“A Royal Affair,” Denmark’s elegant shot period piece is one of the five features nominated for the Best Foreign Film Oscar.
Based on the true story of an ordinary man who wins the queen’s heart and starts a revolution, “A Royal Affair” offers enough intrigues for a melodrama, but the tale is absorbing and done in good taste—perhaps too reserved.
Set in the late eighteenth century, the story centers on the intriguing love triangle between the Danish King Christian VII (Mikkel Boe Følsgaard), who initially comes across as a childish buffoon, perhaps even insane, the royal physician who is a man of enlightenment and idealism Struensee (Mads Mikkelsen), and the young, beautiful and strong Queen Caroline Mathilda (Alicia Vikander).
In the background, there is a rather gripping tale of brave idealist citizens, who risk everything in their pursuit of freedom, democracy, and respect for their people. But it’s the center that holds attention: the passionate, erotic and forbidden romance that changed an entire nation.
As written and directed by Nikolaj Arcel, “A Royal Affair” is old-fashioned (but not sentimental or nostalgic) in the positive sense of the term, consciously inspired by and made in the tradition of epic romances of the 1940s and 1950s.
The internationally acclaimed Mads Mikkelsen, who is the top star in his native Denmark, may be best known for playing the villain, Le Chiffre, in the 2006 Bond picture, “Casino Royale.” Mads has appeared in a wide range of feature films, “Valhalla Rising,” “Coco Chanel and Igor Stravinsky,” “Clash of the Titans,” and “The Three Musketeers.” He will next be seen in “The Hunt” which premiered at the 2012 Cannes Film Fest and garnered him the Best Actor kudo.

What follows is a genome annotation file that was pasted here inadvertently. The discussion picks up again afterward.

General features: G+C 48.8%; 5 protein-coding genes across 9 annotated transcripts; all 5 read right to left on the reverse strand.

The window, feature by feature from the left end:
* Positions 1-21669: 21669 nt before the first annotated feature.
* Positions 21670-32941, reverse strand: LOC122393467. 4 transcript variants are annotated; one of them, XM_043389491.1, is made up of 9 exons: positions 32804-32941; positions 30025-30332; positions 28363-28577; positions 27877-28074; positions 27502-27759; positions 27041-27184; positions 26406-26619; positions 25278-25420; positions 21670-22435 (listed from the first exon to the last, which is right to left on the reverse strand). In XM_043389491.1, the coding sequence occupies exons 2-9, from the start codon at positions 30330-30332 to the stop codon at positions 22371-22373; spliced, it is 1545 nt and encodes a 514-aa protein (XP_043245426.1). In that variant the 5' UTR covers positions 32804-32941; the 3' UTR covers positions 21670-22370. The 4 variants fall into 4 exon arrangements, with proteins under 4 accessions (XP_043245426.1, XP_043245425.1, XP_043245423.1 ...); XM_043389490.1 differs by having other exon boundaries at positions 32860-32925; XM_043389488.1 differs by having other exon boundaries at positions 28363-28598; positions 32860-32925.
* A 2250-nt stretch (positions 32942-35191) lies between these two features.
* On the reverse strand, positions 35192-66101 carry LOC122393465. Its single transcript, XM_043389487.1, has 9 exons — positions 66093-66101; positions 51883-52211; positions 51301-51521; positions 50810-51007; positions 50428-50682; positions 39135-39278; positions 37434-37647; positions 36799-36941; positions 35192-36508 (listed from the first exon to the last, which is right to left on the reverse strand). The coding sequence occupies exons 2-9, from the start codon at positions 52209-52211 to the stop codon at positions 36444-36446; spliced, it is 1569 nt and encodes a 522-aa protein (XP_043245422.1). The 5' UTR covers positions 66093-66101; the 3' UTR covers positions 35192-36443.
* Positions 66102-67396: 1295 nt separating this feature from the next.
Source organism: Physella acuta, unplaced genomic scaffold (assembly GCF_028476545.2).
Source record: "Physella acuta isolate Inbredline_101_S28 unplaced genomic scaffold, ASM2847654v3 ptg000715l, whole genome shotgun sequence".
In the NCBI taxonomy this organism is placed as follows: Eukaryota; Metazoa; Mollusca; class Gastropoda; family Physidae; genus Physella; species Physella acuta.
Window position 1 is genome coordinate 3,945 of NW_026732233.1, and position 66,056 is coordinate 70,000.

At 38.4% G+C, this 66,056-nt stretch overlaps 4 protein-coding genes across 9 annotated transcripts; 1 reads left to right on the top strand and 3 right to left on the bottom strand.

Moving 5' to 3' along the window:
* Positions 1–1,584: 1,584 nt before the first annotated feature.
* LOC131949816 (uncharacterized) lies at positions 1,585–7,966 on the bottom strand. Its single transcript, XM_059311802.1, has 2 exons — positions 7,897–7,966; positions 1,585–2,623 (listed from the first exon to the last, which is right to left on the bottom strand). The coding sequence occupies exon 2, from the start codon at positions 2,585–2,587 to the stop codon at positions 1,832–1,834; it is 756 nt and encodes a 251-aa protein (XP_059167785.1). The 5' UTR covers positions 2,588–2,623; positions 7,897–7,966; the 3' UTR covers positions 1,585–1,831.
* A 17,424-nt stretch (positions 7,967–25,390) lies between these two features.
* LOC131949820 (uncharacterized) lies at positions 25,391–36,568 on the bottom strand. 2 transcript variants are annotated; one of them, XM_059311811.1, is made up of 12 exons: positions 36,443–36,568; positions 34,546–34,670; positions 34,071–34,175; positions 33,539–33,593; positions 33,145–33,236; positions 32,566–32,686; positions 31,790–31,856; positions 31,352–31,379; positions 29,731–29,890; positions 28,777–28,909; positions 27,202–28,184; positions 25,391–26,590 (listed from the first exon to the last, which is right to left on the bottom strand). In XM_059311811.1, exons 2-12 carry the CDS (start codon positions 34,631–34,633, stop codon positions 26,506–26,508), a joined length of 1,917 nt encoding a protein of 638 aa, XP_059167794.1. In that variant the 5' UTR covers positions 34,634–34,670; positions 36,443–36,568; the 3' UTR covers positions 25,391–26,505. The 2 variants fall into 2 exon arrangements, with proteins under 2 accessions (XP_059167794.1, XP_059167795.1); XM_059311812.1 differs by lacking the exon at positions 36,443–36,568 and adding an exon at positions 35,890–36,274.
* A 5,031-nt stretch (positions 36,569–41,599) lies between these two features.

Director Nikolaj Arcel has said:
The film is based on one of the most dramatic events in Denmark and indeed European history; whenever I used to pitch the film to foreign investors, people had a hard time believing that the story was true, that these momentous events had actually happened in the late 1700’s. In Denmark however, it is taught in school, more than 15 books have been written about it (both factual and fictional) and there has even been an opera and a ballet. I feel honored and extremely lucky to finally bring the full story to the screen.
Tonally, I was inspired by the great epics from the 40s and 50s where films would often feel like literary works, structured around characters and the passage of time, and not clearly following the obvious screenplay roadmaps.
But my creative team and I were also fired up by the idea of bringing the Scandinavian historical drama into the new century. We wanted to achieve this by adhering to a self-imposed rule; we didn’t want to “show” history, didn’t want to dwell pointlessly on the big official events, the fancy dresses and hairdos, or the way the food was served.
Rather, we wanted people to simply experience the story through the eyes of the characters, taking the 1760’s for granted. Even though the period is obviously there in the set designs, the costumes it was filmed and edited as we would have filmed and edited a film taking place in modern Copenhagen.
Gabriel Yared and Cyrille Aufort’s beautiful score has brought the film full circle, and home to its epic roots.